A QUICK GLANCE at the level of reforms, revisions, consultations and working papers pumped out by the FRC, and Melanie McLaren could be forgiven for thinking she had taken a job with the in-tray from hell.
McLaren joined the UK reporting watchdog as executive director of its newly formed Codes and Standards Committee (CSC) in June, during arguably the busiest period in the regulator’s 22-year history.
Not only was the FRC in the midst of updating rules on corporate governance, stewardship, going concern and updating financial reporting standards for SMEs, McLaren’s appointment coincided with the biggest structural overhaul at the FRC since its inception in 1990.
Weeks after McLaren joined the FRC board, executive committee and CSC, the FRC received a green light from the government to radically reform its structure, reducing its seven operating arms down to just two. Under the new structure, one division sets governance guidelines as well as some accounting and auditing standards. The other focuses on enforcement and discipline.
Codes and Standards, which McLaren heads alongside chairman Jim Sutcliffe, effectively succeeds the Accounting Standards Board, Auditing Practices Board and Board for Actuarial Standards, with the CSC supported by three councils that will advise on accounting, audit and assurance and actuarial matters.
The argument for change was that the FRC had become cumbersome and unruly with codes and standards being issued by the various boards. The new structure is intended to enable it to operate as a unified regulatory body.
“We have looked at streamlining the reporting. We have actually been very clear about where the accountability and the responsibility lie and the roles of the councils in advising the board directly in some cases and in other cases informing the Codes and Standards Committee,” McLaren tells Accountancy Age.
McLaren’s appointment was announced back in March, when she was headhunted by the FRC from Friends Life, where she worked as interim chief risk officer from August 2011 until her departure in June, having previously operated in the same role at Friends Provident.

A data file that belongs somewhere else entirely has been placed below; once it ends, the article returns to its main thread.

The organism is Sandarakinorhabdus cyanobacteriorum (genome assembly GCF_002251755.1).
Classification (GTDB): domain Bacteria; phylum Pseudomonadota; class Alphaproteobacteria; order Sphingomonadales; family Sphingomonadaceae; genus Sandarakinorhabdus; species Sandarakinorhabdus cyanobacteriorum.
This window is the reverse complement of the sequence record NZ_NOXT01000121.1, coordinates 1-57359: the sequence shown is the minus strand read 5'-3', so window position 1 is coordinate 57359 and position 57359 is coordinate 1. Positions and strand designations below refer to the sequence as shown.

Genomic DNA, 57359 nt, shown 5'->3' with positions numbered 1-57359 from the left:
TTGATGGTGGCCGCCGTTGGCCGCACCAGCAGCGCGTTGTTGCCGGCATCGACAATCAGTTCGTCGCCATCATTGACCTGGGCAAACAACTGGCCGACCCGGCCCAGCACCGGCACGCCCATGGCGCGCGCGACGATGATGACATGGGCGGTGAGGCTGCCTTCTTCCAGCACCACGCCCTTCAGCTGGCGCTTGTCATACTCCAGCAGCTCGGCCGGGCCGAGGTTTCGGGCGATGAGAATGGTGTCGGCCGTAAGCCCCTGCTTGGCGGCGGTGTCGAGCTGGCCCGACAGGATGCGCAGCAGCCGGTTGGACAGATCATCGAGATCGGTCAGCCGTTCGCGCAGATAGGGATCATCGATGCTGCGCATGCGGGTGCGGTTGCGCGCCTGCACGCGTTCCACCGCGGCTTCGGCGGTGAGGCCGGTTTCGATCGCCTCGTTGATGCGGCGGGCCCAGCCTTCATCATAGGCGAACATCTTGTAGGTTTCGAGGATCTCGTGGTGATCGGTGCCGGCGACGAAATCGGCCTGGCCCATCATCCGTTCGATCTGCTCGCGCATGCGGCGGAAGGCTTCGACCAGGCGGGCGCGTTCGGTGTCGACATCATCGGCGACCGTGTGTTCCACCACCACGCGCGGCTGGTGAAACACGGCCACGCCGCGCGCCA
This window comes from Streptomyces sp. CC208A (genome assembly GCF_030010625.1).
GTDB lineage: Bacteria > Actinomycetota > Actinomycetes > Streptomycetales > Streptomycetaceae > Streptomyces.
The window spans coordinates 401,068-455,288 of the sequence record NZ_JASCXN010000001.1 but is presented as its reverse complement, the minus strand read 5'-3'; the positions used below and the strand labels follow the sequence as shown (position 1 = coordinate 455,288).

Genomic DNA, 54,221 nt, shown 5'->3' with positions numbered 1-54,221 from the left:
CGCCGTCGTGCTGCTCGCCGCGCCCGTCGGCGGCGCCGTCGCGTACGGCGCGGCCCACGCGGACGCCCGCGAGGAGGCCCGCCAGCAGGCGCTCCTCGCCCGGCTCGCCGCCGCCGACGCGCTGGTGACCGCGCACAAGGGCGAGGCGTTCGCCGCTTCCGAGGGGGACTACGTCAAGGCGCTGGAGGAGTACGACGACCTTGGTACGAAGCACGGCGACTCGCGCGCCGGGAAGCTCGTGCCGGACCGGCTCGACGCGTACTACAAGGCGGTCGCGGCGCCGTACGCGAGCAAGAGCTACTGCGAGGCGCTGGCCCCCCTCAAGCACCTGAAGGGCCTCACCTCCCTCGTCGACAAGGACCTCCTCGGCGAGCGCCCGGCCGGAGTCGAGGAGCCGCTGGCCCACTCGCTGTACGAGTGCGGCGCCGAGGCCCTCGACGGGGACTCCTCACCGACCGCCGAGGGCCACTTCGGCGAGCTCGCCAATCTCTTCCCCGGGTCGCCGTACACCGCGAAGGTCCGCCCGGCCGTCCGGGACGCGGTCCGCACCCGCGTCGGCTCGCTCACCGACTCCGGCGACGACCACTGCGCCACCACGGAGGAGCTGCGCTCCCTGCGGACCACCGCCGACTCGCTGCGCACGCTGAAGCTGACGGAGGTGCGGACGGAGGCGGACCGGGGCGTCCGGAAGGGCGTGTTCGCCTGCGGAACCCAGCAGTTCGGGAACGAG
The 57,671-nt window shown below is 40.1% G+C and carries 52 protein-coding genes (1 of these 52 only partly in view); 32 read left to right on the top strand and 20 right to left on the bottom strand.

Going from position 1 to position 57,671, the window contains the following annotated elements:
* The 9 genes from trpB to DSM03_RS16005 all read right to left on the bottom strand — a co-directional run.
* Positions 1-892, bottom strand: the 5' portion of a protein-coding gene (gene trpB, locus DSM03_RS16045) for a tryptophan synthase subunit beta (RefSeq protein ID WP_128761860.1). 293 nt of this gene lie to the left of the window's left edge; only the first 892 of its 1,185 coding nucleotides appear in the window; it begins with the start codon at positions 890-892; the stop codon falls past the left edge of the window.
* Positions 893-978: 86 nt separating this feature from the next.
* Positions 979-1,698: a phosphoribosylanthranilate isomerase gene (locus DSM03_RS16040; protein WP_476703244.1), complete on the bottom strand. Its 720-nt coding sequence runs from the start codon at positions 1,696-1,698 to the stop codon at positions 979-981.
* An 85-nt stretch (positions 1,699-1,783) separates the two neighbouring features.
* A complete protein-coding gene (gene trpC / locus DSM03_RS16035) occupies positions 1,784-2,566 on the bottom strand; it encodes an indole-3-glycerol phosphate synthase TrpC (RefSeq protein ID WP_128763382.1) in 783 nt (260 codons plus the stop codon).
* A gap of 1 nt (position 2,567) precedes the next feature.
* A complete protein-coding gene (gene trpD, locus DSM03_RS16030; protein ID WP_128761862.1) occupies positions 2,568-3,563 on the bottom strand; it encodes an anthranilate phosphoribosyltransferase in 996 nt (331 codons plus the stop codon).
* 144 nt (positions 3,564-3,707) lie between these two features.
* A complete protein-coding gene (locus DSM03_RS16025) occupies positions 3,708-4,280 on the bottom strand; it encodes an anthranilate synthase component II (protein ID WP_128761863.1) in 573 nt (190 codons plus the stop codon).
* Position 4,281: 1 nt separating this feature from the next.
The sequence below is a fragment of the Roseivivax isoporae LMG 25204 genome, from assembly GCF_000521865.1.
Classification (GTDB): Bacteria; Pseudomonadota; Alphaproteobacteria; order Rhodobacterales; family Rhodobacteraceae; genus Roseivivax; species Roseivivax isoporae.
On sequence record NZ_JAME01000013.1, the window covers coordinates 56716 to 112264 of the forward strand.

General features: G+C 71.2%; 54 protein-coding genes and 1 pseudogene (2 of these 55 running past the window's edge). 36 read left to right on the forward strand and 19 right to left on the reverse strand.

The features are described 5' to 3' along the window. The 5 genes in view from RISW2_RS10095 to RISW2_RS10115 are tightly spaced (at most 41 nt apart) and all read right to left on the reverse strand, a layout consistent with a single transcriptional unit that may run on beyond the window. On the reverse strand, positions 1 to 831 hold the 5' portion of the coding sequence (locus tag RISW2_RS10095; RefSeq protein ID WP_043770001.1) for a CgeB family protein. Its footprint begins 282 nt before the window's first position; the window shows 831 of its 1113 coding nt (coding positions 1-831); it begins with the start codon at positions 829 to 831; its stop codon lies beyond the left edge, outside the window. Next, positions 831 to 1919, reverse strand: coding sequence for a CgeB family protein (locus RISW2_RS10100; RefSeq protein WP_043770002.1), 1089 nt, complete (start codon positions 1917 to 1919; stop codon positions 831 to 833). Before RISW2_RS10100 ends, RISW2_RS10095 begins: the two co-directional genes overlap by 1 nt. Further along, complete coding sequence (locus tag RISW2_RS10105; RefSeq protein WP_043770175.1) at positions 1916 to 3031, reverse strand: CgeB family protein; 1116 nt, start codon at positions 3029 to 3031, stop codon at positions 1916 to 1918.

“I wasn’t necessarily looking for a move from Friends,” she says. However, moving to the FRC was an “excellent extension” of the work she had been doing in the risk management function at the life insurer.
“It’s about fostering investment and, when you look at where investment is from, it’s around long-term security, economic well-being of individuals and the economy,” she says.” You might use the word poacher-turned-gamekeeper but for me it’s just a continuation of a theme that has been throughout my career.”
In addition to a decade at PwC, where she was a partner within its financial services assurance practice, McLaren says her experience is well-suited to the role the CSC will play within the FRC’s structure.
“Coming from that background you see how interconnected things are; how accounting and what’s reported can inform behaviour – and therefore the principles that underpin it are important. In many ways, previous elements of my career coalesce around this codes and standards role,” she says.
McLaren says the CSC’s role is “oversight rather than a rubber stamping”:
“The reason it needs to be there goes back to this interconnectivity point. What is happening in the accounting world can have implications for how actuaries approach things, for auditors and for corporate governance, and the reverse applies.”
Under the changes, the councils that replace the boards have seen their wings clipped. Previously, each board issued its own codes and standards, whereas now they have become advisory rather than executive in nature.
“The key point is that the boards were about expert input and that’s not being lost,” says McLaren. “Some of the concerns about reform were that we will be taking away some of the expert input – and would we be developing codes and standards which were less relevant and reliable? It’s early days but the structure has been set up such that the board will ordinarily take the advice of the council.”
One criticism was that the imposition of the CSC in between the councils and FRC board is adding an unnecessary layer of bureaucracy, but McLaren does not accept this to be the case.
“The CSC is actually a sub-committee of the board. It is no different to any corporate organisation. You have working layers of non-executives who each bring different perspectives and will have more expertise, knowledge and interest in some areas,” she says.